Conditional targeting in mice reveals that hepatic homogentisate 1,2-dioxygenase activity is essential in reducing circulating homogentisic acid and for effective therapy in the genetic disease alkaptonuria.

Juliette Hughes*, Ke Liu, Antonius Plagge, Peter Wilson, Hazel Sutherland, Brendan Norman, Andrew Hughes, Craig Keenan, Anna Milan, Takao Sakai, Lakshminarayan Ranganath , James A Gallagher, George Bou-Gharios

*Corresponding author for this work

Research output: Contribution to journalArticlepeer-review

8 Citations (Scopus)

Abstract

Alkaptonuria is an inherited disease caused by homogentisate 1,2-dioxygenase (HGD) deficiency. Circulating homogentisic acid (HGA) is elevated and deposits in connective tissues as ochronotic pigment. In this study, we aimed to define developmental and adult HGD tissue expression and determine the location and amount of gene activity required to lower circulating HGA and rescue the alkaptonuria phenotype. We generated an alkaptonuria mouse model using a knockout-first design for the disruption of the HGD gene. Hgd tm1a -/- mice showed elevated HGA and ochronosis in adulthood. LacZ staining driven by the endogenous HGD promoter was localised to only liver parenchymal cells and kidney proximal tubules in adulthood, commencing at E12.5 and E15.5 respectively. Following removal of the gene trap cassette to obtain a normal mouse with a floxed 6th HGD exon, a double transgenic was then created with Mx1-Cre which conditionally deleted HGD in liver in a dose dependent manner. 20% of HGD mRNA remaining in liver did not rescue the disease, suggesting that we need more than 20% of liver HGD to correct the disease in gene therapy. Kidney HGD activity which remained intact reduced urinary HGA, most likely by increased absorption, but did not reduce plasma HGA nor did it prevent ochronosis. In addition, downstream metabolites of exogenous 13C6-HGA, were detected in heterozygous plasma, revealing that hepatocytes take up and metabolise HGA. This novel alkaptonuria mouse model demonstrated the importance of targeting liver for therapeutic intervention, supported by our observation that hepatocytes take up and metabolise HGA.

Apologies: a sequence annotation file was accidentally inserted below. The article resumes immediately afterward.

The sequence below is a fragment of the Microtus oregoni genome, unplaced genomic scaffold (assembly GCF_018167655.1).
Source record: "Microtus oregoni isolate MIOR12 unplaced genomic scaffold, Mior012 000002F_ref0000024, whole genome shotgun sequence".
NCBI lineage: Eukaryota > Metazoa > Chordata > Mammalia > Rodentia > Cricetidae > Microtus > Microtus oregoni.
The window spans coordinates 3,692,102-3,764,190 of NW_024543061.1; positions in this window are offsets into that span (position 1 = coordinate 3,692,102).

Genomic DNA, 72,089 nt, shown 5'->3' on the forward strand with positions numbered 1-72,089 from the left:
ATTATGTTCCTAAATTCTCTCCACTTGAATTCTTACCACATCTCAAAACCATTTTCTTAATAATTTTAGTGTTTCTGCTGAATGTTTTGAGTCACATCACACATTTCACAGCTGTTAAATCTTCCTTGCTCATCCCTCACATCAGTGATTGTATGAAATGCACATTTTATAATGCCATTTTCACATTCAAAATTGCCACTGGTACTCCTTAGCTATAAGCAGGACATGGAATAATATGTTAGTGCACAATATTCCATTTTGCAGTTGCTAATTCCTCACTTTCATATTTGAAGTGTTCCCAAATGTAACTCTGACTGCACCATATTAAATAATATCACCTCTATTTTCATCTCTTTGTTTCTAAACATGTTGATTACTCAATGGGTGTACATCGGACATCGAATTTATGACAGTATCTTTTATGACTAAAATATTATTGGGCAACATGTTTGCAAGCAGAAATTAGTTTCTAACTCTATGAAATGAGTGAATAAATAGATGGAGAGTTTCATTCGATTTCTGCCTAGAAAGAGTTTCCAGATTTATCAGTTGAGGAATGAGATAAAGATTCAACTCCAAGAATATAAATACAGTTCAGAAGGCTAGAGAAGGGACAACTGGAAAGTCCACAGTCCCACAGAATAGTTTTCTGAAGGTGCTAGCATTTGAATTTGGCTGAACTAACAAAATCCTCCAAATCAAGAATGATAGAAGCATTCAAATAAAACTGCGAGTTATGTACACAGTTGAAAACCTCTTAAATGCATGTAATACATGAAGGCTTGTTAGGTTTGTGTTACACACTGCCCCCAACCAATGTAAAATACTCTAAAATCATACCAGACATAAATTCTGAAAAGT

Original languageEnglish
Pages (from-to)3928
Number of pages3939
JournalHuman Molecular Genetics
Volume28
Issue number23
DOIs
Publication statusPublished - 1 Dec 2019
Externally publishedYes

Keywords

  • gene therapy
  • genetic disorder
  • gene

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